One of the last surviving Lancaster Bomber pilots has passed away in Eastbourne.
Ken Gilderdale, who would have been 95 in July, died and his funeral was held last Friday.
His family placed a wreath from the service at the Bomber Command Memorial at Beachy Head to honour Mr Gilderdale, who lived in Polegate in recent years.
The former bank manager volunteered for RAF aircrew duties when he was 19 at the start of the Second World War and trained as a pilot in California before being posted to Operational Squadron 150.
He clocked up more than 2,100 flying hours flying Oxford and Lancaster planes and among the raids he took part in was an attack on Hitler’s home, the Eagle’s Nest in Berchesgaden, as well as prominent SS barracks.
He also flew the Lancaster on missions to drop food in Holland, helped bring back British ex-prisoners of war from Brussels and Naples and flew generators out to Nuremburg where the trial of all the leading Nazi officials was taking place.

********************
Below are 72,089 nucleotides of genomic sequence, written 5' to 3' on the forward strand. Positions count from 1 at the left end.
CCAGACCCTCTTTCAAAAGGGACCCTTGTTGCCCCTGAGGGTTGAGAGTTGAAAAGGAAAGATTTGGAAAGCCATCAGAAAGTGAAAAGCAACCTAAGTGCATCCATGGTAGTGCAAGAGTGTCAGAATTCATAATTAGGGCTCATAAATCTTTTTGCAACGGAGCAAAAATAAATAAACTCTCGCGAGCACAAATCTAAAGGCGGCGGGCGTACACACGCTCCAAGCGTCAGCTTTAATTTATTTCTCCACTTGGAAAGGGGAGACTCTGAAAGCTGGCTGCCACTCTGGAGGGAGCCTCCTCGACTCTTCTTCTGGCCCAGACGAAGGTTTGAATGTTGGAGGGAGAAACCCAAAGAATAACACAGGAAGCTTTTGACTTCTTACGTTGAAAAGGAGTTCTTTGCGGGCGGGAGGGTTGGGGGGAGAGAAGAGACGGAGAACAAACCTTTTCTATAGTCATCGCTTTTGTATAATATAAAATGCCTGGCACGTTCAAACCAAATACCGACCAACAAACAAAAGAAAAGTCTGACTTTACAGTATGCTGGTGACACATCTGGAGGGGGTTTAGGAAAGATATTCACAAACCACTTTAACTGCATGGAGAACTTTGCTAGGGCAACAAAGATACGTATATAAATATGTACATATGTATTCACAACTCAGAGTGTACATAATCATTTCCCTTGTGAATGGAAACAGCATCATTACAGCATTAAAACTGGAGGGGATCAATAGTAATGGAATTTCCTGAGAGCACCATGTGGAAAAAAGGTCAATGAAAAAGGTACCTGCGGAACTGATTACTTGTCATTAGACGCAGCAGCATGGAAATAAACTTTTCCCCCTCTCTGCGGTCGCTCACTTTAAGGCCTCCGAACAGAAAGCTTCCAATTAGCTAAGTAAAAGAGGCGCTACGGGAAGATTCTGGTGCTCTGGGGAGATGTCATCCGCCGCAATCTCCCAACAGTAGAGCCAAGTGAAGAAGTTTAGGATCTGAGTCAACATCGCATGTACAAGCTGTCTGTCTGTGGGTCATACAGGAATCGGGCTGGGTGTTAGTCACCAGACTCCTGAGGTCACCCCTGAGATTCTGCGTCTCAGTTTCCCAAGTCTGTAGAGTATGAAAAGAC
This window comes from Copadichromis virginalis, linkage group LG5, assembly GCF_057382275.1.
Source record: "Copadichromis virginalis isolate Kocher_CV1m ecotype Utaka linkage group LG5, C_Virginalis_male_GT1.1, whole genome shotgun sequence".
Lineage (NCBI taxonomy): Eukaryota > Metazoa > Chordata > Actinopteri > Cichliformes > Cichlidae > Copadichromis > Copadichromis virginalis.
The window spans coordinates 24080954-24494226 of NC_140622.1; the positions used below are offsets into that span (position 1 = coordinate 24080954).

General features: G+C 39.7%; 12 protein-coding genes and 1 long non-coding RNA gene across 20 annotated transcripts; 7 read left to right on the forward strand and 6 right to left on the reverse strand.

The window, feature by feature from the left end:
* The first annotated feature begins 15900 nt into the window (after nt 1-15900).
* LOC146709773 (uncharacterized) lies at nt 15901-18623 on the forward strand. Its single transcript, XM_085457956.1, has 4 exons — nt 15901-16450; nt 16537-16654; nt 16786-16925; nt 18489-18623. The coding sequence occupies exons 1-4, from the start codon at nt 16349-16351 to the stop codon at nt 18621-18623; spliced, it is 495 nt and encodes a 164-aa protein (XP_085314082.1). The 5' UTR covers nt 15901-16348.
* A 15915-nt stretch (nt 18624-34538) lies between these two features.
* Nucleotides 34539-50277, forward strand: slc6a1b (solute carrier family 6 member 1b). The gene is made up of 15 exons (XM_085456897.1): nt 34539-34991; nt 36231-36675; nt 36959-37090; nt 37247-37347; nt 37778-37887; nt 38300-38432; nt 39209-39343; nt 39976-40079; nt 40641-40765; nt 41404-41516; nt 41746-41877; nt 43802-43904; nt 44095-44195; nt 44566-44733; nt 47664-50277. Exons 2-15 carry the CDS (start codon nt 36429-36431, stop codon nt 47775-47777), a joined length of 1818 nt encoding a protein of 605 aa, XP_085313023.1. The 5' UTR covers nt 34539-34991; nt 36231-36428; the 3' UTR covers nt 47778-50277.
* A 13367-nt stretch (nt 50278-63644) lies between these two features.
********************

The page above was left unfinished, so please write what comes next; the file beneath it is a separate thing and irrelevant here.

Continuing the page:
Mr Gilderdale, who returned to a career in the bank after the war, said witnessing the trial and seeing the prisoners in front of the judge Lord Shawcross marked the end of his crew being together and flying Lancasters.
When interviewed by the Herald in 2012 Mr Gilderdale said, “The period on the Lancasters is the time I shall always never forget along with my crew.”
His son Richard said, “My father, who we call Pop, learnt how to turn, spin, stall and carry out loops. He also learnt navigation and night flying and eventually became an instructor. He flew Harvards and Oxfords before moving on to fly his beloved Lancasters.
“On April 7 1942 his log book records a mission to bomb Hitler’s mountain retreat known as the Eagles Nest and during that mission his perspex windscreen was splintered by flak from the enemy and so he plugged the hole with chewing gum.
“He had a very distinguished career of which we are all very proud.
“In 2008 I organised for him to attend Biggin Hill as a guest at the Battle of Britain Memorial Flight to see the only remaining flying Lancaster in the country.
“We could see the memories appear to come flooding back to his face – a real display of mixed emotions before he climbed the ladder into the fuselage and almost pole-vaulted over the Lancs equipment, before taking himself up to the pilot’s seat. We had to prise him out whilst hearing him tell the crew about his exploits.
“His passing is truly the end of a special era.”